Work on NSCL's next-generation ion source reached a major milestone Thursday with the ignition of plasma. The successful test puts project a hair's-breadth away from its ultimate goal – increasing the availability of rare isotopes for study by experimenters at the laboratory.
“Now we know that this more than just a magnet; it is actually working,” said NSCL ion source group leader Peter Zavodsky. “It's a matter of a few weeks when the complete safety system will be in place and we can put high voltage in and actually extract ions.”
The new device goes by the name SuSI, short for Superconducting Source for Ions. Like NSCL's two existing ion sources, the Superconducting ECR (SC-ECR) and the Advanced Room Temperature Ion Source (ARTEMIS), SuSI in effect will be the headwaters of the ion stream that passes through the cyclotrons and down the beam line to various experimental devices. SuSI, however, will produce beams at significantly higher intensity and brilliance.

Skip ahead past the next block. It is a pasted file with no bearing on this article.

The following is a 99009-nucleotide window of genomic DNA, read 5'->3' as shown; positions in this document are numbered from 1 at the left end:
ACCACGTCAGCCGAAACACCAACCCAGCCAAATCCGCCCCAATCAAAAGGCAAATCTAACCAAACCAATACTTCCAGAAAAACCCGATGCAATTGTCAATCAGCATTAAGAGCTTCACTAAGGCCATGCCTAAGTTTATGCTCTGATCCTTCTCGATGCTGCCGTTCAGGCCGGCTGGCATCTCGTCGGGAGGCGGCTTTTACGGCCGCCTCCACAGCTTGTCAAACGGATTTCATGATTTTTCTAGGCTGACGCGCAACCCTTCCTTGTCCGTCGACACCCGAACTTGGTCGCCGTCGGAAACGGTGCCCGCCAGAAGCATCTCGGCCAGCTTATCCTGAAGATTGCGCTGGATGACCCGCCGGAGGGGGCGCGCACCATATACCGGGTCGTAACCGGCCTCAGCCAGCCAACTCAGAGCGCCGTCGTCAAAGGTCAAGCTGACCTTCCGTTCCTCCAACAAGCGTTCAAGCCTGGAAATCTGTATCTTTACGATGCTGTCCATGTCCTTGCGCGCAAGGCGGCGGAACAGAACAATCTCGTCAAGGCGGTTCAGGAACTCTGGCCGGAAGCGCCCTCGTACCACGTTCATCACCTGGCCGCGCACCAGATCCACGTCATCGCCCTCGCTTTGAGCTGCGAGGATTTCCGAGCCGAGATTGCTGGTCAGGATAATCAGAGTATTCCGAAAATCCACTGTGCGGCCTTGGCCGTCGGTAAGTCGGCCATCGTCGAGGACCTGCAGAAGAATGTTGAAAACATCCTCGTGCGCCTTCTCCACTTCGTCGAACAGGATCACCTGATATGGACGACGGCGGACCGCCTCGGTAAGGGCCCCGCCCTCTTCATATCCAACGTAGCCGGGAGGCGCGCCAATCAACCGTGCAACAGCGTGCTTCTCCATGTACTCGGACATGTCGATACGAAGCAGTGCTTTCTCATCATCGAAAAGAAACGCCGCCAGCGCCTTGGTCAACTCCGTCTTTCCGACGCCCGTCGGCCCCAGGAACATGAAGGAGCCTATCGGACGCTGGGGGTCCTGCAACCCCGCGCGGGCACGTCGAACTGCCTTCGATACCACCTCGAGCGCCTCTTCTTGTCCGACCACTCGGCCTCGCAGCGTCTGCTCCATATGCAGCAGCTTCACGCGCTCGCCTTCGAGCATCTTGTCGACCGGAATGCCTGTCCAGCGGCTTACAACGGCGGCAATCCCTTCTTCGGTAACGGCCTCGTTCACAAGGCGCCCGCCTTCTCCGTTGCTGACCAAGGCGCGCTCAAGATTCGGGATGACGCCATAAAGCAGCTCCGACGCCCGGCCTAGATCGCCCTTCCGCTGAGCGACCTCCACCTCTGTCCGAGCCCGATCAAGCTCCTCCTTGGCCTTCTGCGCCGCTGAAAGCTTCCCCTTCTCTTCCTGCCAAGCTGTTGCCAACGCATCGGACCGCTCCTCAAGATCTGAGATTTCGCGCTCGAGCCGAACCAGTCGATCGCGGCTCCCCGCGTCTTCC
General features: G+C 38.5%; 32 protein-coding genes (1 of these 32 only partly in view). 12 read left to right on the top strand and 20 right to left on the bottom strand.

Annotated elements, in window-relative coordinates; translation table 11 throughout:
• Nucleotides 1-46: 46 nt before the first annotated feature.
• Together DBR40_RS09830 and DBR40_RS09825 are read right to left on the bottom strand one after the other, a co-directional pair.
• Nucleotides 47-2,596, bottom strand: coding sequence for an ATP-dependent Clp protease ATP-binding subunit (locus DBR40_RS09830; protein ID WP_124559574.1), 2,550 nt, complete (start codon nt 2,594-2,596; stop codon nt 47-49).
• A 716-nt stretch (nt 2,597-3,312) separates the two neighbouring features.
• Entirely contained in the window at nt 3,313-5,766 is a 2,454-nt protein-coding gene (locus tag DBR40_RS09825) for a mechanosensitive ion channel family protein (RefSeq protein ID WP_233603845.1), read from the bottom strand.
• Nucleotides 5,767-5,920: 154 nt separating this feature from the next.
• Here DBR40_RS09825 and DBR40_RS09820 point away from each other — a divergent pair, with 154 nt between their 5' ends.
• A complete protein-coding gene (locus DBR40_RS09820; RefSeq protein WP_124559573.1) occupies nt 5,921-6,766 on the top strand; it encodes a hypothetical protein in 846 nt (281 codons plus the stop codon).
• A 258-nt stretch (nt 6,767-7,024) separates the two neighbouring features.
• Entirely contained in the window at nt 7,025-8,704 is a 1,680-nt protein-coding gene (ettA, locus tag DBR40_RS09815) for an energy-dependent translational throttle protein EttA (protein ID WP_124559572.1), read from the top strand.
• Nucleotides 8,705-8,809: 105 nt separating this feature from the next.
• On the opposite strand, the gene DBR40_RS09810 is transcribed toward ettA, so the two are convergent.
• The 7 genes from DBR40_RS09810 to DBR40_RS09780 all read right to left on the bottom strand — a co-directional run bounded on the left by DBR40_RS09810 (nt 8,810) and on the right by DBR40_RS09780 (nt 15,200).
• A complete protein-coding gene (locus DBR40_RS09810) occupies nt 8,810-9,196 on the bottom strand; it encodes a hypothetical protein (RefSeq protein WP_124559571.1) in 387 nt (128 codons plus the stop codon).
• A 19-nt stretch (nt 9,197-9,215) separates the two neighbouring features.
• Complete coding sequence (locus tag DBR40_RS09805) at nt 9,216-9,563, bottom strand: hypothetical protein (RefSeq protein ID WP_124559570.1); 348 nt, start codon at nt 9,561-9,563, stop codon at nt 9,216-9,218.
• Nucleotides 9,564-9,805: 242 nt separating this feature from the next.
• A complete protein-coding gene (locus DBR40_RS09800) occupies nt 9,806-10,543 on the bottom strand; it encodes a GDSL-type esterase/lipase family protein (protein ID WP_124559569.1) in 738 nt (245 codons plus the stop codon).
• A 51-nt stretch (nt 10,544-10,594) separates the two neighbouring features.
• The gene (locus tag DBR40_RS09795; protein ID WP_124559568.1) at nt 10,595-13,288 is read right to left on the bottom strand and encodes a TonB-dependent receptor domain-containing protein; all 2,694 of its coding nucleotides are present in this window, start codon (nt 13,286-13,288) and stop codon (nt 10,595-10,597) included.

SuSI continues NSCL's long tradition of innovation related to particle beams. The day SC-ECR was turned on in the early 1990s, NSCL became the first laboratory in the world with a superconducting ion source. Since then, similar advanced ion sources have come online at laboratories in North America, Europe and Asia, often with significant help from outside contractors. NSCL, in contrast, opted to do almost all of the work on SuSI in-house.
“Everything, from design to coil winding, was done here,” said Zavodsky. “We just felt like we had most of the expertise we needed.”
The telltale faint blue glow of ionized plasma during Thursday's test run suggests Zavodsky is correct.
The three-year SuSI project is supported in part by the National Science Foundation. Portions of the design were adopted from work done at Lawrence Berkeley National Laboratory.